The ability to assign third-party liability in drunk driving accident is due to the existence of dram shop laws. The information detailing this law can be found in Section 30-102 of the Connecticut General Statutes. Here, it says that if a person or establishment that serves an intoxicated person alcohol, and that person then causes an accident in his or her intoxicated state, the provider of the alcohol can also be held liable. Notice, however, that the language of the statute distinguishes the drinkers that it covers by saying that they must be intoxicated. Simply serving them alcohol is not enough; the drinker must already appear to be visibly intoxicated, yet whomever provided the alcohol continued to serve him or her in order for said provider to be liable. 

How can I cope with the death of a loved one?

Losing a loved one is usually a harrowing experience, especially when the death was caused by another person’s negligence. As a result, it can be difficult for people in Connecticut to navigate the grieving process, which is usually fraught with a wide array of complex emotions. If you’ve recently lost someone you cared about deeply, the American Psychological Association recommends the following advice.

Practice self-care

A basic understanding of the personal injury claims process

A car accident can change your life in an instant. It can leave you with physical injuries that can cause significant and ongoing pain. It can also lead to financial losses that will affect your Connecticut family for months and years to come. Navigating the aftermath can be a daunting task. 

From dealing with insurance companies to deciding if you should move forward with the pursuit of personal injury compensation through a civil claim, you may not be sure what to do next. Fortunately, you have the right to seek guidance during this difficult time. As an accident victim with possible grounds to move forward with a personal injury claim, it can be beneficial to understand how this process works.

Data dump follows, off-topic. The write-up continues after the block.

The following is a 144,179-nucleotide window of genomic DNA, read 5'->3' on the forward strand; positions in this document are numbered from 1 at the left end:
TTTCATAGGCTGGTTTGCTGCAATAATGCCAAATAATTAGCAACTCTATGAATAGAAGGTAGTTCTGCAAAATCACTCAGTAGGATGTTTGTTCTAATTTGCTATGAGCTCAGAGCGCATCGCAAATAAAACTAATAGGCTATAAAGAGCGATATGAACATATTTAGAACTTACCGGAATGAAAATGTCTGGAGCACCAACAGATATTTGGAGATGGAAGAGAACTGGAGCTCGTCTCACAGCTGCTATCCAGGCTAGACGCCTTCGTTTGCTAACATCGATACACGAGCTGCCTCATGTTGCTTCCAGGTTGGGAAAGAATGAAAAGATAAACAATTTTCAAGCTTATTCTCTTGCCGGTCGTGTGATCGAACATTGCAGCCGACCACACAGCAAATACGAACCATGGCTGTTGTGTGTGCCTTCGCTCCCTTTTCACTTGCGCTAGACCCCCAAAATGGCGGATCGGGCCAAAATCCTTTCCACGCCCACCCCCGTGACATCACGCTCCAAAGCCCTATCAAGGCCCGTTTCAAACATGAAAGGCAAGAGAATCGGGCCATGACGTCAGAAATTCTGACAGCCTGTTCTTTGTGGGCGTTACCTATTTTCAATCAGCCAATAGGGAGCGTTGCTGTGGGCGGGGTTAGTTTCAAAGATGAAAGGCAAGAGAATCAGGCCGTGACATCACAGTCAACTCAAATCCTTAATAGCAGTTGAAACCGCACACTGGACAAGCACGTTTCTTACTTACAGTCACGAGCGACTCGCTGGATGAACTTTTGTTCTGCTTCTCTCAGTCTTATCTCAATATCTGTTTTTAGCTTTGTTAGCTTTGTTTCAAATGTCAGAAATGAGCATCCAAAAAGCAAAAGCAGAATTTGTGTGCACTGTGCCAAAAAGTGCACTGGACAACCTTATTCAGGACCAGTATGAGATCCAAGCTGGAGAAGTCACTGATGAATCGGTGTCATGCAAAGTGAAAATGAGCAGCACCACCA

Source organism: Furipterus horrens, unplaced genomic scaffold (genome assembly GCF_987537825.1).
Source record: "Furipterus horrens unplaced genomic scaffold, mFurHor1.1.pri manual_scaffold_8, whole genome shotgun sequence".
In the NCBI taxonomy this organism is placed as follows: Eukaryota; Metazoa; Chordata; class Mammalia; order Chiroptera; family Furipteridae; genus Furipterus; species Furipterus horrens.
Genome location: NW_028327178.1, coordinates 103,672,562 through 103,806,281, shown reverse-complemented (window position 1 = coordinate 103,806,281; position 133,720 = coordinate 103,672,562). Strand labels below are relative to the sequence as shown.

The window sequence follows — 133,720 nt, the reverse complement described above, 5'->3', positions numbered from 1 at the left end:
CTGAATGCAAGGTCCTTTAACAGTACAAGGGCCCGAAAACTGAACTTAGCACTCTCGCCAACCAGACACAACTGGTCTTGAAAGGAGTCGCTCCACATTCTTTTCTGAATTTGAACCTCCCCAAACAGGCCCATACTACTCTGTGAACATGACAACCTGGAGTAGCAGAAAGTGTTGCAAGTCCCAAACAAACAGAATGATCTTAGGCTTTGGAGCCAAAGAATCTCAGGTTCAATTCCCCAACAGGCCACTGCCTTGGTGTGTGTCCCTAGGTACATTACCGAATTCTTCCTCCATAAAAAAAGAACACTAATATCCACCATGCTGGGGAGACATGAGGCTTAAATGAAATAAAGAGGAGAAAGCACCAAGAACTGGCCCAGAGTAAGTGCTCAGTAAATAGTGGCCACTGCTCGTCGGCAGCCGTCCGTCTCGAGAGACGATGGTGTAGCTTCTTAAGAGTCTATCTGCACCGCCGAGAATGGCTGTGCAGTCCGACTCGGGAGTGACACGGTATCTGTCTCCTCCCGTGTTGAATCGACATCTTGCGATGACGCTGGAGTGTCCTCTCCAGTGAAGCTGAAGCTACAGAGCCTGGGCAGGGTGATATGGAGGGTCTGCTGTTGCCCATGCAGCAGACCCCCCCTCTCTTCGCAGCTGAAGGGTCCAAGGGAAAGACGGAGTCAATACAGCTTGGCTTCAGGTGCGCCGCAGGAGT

Defining casual employment

The general assumption amongst most in New Haven might be that any injury suffered while one is engaged in fulfilling the terms of employment is covered under workers' compensation. This thought allows you to be fully engaged in your work without worrying about having to cover any expenses that might result from a work-related injury. Many of those that we here at The Law Office of George H. Romania, LLC have worked with have come to us with this assumption, only to then be disappointed to learn that workers' compensation does not apply to every professional relationship. One such exception is cases of casual labor. 

Say that a local dentist office hires you to come in do some carpentry work to expand his or her clinic. While completing the job, you fall from a ladder and break your wrist. Suddenly you are having to deal with medical bills stemming from the treatment of your injury, as well as a loss of income from having to postpone your work while you recover. In such as case, however, workers' compensation laws do not apply to you because (according to Connecticut's Workers Compensation Commission) the casual nature of your employment does not classify you as an employee. 

Loss of consortium in Connecticut

A common misconception amongst many in New Haven might be that wrongful death lawsuits are simply meant to punish the parties believed to be responsible for causing the untimely deaths of others. On the contrary, most who seek such action are simply trying to deal with the expenses associated with their losses the best that they can. Typically, the greatest of those losses are not monetary, but rather the emotional pain felt by being deprived of their family member or friend's companionship. The legal term for this deprivation is "loss of consortium." 

Often, damages in civil claims are termed to be either "monetary" or "non-monetary." Monetary damages are those that can be quantified. In the case of a wrongful death lawsuit, they might represent a decedent's medical expenses, funeral costs and loss of income. Non-monetary damages refer those losses that are non-quantifiable, of which loss of consortium certainly is one type. Section 52-555b of Connecticut's General Statutes allows the spouse of a decedent to seek damages in a wrongful death lawsuit for being deprived of his or her marital privileges, which the state considers to be: 

  • Society 
  • Affection
  • Moral support
  • Companionship
  • Sexual relations